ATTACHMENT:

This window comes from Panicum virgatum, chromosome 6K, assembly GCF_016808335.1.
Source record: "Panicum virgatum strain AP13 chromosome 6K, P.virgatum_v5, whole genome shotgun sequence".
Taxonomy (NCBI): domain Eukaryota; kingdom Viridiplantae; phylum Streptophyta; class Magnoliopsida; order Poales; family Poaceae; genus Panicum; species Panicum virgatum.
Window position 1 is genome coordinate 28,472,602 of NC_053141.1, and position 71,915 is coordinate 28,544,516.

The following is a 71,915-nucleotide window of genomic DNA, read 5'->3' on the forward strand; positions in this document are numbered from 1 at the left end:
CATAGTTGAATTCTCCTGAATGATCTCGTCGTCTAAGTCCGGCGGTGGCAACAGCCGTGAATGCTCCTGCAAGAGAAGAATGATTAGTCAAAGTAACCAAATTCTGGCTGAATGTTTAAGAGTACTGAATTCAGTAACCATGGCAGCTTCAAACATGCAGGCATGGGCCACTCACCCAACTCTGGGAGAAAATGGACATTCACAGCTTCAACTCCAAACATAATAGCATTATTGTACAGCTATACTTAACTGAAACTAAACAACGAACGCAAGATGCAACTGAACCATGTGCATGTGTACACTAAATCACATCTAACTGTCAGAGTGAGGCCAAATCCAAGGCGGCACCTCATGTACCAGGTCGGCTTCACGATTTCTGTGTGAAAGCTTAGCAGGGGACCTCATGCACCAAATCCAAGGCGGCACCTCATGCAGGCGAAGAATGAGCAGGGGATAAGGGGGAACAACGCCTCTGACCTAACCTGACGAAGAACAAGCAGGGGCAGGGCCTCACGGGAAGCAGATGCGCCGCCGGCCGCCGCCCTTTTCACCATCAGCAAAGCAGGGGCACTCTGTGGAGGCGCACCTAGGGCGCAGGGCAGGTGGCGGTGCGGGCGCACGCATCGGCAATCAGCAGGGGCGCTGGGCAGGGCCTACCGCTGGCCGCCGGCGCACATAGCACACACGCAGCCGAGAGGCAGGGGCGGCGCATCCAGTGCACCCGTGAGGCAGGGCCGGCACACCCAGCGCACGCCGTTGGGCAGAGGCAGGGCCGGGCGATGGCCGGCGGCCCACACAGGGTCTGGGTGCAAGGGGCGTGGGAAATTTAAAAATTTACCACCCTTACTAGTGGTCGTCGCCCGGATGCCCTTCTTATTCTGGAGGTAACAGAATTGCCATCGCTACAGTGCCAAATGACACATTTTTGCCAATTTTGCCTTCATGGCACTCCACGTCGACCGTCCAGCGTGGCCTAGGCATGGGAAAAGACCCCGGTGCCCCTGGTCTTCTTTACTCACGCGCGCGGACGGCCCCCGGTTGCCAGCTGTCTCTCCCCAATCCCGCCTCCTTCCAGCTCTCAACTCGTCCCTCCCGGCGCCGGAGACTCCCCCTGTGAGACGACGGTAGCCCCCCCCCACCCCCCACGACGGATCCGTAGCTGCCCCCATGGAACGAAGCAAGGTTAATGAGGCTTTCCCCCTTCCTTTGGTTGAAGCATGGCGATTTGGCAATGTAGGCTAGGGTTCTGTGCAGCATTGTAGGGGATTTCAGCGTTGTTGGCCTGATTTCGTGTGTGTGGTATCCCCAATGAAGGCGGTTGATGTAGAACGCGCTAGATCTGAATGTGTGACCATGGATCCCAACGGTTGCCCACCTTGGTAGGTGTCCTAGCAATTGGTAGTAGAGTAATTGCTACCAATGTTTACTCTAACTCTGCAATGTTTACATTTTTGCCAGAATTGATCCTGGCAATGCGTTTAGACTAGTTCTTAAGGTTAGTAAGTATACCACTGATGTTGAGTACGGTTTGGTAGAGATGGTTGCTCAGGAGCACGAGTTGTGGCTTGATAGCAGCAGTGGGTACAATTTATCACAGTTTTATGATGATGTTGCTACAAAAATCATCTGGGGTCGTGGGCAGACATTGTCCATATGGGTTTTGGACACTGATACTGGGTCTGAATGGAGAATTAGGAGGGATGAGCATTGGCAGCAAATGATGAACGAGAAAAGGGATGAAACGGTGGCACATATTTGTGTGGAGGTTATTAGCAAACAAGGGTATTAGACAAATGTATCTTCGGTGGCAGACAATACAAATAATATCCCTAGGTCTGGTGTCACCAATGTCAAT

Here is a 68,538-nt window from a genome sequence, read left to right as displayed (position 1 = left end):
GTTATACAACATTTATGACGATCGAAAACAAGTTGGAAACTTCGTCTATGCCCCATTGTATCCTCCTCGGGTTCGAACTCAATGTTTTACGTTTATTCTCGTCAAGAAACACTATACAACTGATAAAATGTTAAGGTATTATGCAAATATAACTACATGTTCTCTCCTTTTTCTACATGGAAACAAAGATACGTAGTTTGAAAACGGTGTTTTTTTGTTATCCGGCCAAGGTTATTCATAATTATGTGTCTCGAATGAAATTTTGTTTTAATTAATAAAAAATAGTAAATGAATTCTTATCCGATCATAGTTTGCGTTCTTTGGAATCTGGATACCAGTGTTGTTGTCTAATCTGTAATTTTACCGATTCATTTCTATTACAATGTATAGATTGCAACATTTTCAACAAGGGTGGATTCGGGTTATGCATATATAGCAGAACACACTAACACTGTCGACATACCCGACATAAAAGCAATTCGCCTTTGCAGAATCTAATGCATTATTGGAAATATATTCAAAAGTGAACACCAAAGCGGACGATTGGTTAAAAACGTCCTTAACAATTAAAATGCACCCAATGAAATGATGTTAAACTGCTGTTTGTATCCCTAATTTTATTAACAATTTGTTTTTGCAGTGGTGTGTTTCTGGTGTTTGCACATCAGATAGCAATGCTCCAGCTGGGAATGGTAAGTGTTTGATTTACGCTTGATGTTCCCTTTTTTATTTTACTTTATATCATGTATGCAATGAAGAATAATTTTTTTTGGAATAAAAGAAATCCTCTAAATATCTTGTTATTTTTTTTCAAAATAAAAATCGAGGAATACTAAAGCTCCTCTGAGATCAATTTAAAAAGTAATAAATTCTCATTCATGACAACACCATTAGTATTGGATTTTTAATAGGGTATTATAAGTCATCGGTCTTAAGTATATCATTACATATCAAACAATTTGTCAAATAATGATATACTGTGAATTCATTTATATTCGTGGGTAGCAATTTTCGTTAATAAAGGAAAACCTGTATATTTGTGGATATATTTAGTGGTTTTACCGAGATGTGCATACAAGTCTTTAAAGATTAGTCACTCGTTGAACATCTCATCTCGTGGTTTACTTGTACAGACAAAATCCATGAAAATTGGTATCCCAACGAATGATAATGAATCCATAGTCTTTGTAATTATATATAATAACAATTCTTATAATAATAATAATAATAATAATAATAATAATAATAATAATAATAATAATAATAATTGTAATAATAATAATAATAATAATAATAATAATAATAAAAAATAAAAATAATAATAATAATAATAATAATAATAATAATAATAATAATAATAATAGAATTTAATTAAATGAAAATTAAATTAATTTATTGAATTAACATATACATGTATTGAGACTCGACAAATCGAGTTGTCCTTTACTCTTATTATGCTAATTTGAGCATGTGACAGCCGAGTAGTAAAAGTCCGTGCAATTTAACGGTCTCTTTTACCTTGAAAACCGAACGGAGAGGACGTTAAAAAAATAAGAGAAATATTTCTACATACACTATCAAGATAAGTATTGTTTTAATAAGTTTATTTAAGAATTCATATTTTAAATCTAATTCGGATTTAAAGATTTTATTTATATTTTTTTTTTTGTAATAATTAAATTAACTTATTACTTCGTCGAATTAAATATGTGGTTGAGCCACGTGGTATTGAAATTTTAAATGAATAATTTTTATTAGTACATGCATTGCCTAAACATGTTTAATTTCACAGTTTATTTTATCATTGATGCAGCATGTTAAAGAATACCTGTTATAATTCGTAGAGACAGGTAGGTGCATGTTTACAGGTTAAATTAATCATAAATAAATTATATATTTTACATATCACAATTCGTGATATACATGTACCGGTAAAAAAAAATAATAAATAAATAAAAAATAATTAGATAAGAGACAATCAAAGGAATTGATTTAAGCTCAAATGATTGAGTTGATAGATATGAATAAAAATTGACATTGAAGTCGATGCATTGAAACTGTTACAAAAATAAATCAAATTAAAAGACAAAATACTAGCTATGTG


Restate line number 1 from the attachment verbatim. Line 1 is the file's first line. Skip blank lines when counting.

This window comes from Panicum virgatum, chromosome 6K, assembly GCF_016808335.1.